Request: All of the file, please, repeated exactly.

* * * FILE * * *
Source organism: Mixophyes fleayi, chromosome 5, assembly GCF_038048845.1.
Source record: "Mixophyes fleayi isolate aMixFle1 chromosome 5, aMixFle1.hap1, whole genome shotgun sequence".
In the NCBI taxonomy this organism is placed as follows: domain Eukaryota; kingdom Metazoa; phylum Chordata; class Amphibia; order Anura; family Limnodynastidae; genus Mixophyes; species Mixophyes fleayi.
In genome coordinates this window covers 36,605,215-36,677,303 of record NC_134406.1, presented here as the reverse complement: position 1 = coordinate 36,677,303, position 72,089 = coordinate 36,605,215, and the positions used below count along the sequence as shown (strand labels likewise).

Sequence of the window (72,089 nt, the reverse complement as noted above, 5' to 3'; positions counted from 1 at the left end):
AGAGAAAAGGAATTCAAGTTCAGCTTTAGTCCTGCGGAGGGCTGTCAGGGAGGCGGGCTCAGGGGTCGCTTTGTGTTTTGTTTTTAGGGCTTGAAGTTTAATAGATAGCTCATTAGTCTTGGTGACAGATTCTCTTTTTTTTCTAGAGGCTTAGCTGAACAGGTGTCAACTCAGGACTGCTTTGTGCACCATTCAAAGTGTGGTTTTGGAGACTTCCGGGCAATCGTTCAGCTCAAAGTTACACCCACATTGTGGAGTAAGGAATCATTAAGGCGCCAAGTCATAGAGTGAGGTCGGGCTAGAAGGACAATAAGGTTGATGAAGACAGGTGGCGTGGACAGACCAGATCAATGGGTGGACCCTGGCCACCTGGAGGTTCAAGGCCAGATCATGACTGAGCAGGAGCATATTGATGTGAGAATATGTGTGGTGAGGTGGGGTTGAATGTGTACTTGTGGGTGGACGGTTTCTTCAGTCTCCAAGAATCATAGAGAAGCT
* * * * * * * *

Source organism: Mixophyes fleayi, chromosome 5, assembly GCF_038048845.1.
Source record: "Mixophyes fleayi isolate aMixFle1 chromosome 5, aMixFle1.hap1, whole genome shotgun sequence".
In the NCBI taxonomy this organism is placed as follows: domain Eukaryota; kingdom Metazoa; phylum Chordata; class Amphibia; order Anura; family Limnodynastidae; genus Mixophyes; species Mixophyes fleayi.
In genome coordinates this window covers 36,605,215-36,677,303 of record NC_134406.1, presented here as the reverse complement: position 1 = coordinate 36,677,303, position 72,089 = coordinate 36,605,215, and the positions used below count along the sequence as shown (strand labels likewise).

Sequence of the window (72,089 nt, the reverse complement as noted above, 5' to 3'; positions counted from 1 at the left end):
AGAGAAAAGGAATTCAAGTTCAGCTTTAGTCCTGCGGAGGGCTGTCAGGGAGGCGGGCTCAGGGGTCGCTTTGTGTTTTGTTTTTAGGGCTTGAAGTTTAATAGATAGCTCATTAGTCTTGGTGACAGATTCTCTTTTTTTTCTAGAGGCTTAGCTGAACAGGTGTCAACTCAGGACTGCTTTGTGCACCATTCAAAGTGTGGTTTTGGAGACTTCCGGGCAATCGTTCAGCTCAAAGTTACACCCACATTGTGGAGTAAGGAATCATTAAGGCGCCAAGTCATAGAGTGAGGTCGGGCTAGAAGGACAATAAGGTTGATGAAGACAGGTGGCGTGGACAGACCAGATCAATGGGTGGACCCTGGCCACCTGGAGGTTCAAGGCCAGATCATGACTGAGCAGGAGCATATTGATGTGAGAATATGTGTGGTGAGGTGGGGTTGAATGTGTACTTGTGGGTGGACGGTTTCTTCAGTCTCCAAGAATCATAGAGAAGCT